By Dorothy Tannahill-Moran
One of the hardest times for job seekers is the period of time following an interview. A job seeker is left wondering what to do next and what to expect. There are things you can do that will help keep you uppermost in the mind of the hiring manager and to continue to influence even after you have left.
Interview finish & wrap up
All interviews have an “arc” to them, meaning that there is a buildup of questions and information exchange and once the bulk of information exchange is completed, the interviewer moves into a closure or wrap up. Sometimes, depending on the interviewer, this can be awkward or abrupt but the job seeker needs to ensure certain information is covered prior to departing to ensure they understand what to expect next.
If the interviewer doesn’t voluntarily offer this information, the job seeker needs to ask questions to obtain it:
Ask About Next Steps and Timing
- What the timing and next steps are expected – This could include second interviews for strongest candidates or simply completing the current round of interviews. There may need to be an internal approval process prior to a job offer.
- Example of question: – What do you expect your next steps and timing will be?
- By asking about the process you have some idea of what to expect and when to expect some type of closure. A rule of thumb is to assume that whatever timeframe they give you will be exceeded. In other words if they tell you they will wrap things up in a week, assume the following week. The hiring process and decision never go as fast as estimated.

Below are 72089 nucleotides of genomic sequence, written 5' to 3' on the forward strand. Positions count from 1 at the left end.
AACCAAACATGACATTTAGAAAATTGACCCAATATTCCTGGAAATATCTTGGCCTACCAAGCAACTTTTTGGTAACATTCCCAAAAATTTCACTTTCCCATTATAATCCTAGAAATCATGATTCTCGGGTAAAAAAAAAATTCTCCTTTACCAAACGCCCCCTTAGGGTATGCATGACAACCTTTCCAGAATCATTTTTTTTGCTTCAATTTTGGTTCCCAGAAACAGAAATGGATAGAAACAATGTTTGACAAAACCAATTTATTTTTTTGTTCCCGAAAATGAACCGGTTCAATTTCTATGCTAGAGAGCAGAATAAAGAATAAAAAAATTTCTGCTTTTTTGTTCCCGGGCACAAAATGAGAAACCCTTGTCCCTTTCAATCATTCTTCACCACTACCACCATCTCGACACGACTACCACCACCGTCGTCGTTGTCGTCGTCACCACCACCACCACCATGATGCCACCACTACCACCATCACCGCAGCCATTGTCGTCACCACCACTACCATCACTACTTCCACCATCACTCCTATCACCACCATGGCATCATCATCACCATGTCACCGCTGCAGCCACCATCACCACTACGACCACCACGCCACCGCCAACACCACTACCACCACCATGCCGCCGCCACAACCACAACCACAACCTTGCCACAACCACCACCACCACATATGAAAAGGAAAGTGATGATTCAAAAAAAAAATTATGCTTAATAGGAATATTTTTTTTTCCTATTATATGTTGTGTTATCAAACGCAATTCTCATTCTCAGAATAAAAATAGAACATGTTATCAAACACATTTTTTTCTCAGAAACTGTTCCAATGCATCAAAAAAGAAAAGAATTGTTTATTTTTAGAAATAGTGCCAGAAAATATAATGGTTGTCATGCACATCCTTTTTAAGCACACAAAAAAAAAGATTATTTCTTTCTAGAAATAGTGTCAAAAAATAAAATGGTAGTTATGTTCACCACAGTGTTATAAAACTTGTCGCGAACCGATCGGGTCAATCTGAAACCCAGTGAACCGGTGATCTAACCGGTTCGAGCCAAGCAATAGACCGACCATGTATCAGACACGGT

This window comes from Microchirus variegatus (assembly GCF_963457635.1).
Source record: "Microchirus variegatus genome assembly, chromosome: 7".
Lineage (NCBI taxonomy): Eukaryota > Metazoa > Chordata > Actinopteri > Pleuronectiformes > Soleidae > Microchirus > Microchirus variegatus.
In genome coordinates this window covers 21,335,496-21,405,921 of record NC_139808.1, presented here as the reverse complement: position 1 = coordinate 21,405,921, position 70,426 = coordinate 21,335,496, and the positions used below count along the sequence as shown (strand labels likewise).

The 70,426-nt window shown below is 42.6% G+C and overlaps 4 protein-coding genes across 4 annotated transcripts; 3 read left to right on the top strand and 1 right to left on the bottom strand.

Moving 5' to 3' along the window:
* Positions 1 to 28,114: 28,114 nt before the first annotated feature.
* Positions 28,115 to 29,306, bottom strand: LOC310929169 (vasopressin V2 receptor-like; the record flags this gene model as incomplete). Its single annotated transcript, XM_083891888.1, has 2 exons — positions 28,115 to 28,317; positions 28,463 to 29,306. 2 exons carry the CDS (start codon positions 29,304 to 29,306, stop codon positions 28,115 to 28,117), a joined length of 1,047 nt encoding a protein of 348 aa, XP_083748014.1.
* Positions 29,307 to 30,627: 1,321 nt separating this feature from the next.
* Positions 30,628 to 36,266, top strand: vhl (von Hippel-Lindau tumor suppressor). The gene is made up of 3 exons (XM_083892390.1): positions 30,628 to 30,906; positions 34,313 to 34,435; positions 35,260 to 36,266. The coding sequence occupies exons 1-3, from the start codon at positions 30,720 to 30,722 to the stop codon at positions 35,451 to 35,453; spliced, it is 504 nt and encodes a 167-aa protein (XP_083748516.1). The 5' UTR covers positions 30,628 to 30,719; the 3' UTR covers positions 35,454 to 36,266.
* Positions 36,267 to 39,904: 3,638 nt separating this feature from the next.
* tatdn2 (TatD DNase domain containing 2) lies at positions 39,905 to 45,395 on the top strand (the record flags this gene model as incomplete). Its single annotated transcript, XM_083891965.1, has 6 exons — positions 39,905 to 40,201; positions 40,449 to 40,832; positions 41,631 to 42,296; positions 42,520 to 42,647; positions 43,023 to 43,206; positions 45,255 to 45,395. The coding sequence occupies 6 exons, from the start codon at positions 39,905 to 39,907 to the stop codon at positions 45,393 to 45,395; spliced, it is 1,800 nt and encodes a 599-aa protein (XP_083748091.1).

- It is acceptable to follow up with an email or phone call to check on the status of their hiring decision as long as you give them an adequate amount of time. You don’t want to make multiple phone calls or to make them too soon. It will cause them to think you are not business savvy.
- Assessment of your qualifications – Many job seekers want and need feedback during the job search process and it is extremely difficult to obtain. One of the most ideal times with the highest likelihood for candid input is while the job seeker has finished the interview and is still with the interviewer. You may still not get completely open feedback but your chances of getting any feedback once you have left the interviewer diminish dramatically.
- Example of question: – Now that we’ve had a chance to discuss my qualifications for this position, how well do I fit with what you are looking for?
- Some people feel like this type of question is pushy or inappropriate to ask of the hiring manager. The hiring manager is in the position of assessing employees and certainly you. As long as you frame the question about your fit rather than a more personal question, it sets them up to give you feedback that will help you gauge the direction of their decision. Also by asking this type of question, if you discover that there may be some missing information in their understanding about you, it will give you one last chance to fill in the blanks.
- You don’t want to drill down or linger on this question or risk making the hiring manager uncomfortable. Keep this short and professional.
By a couple of well placed questions you can sleep better after an interview knowing what to expect and when to expect it.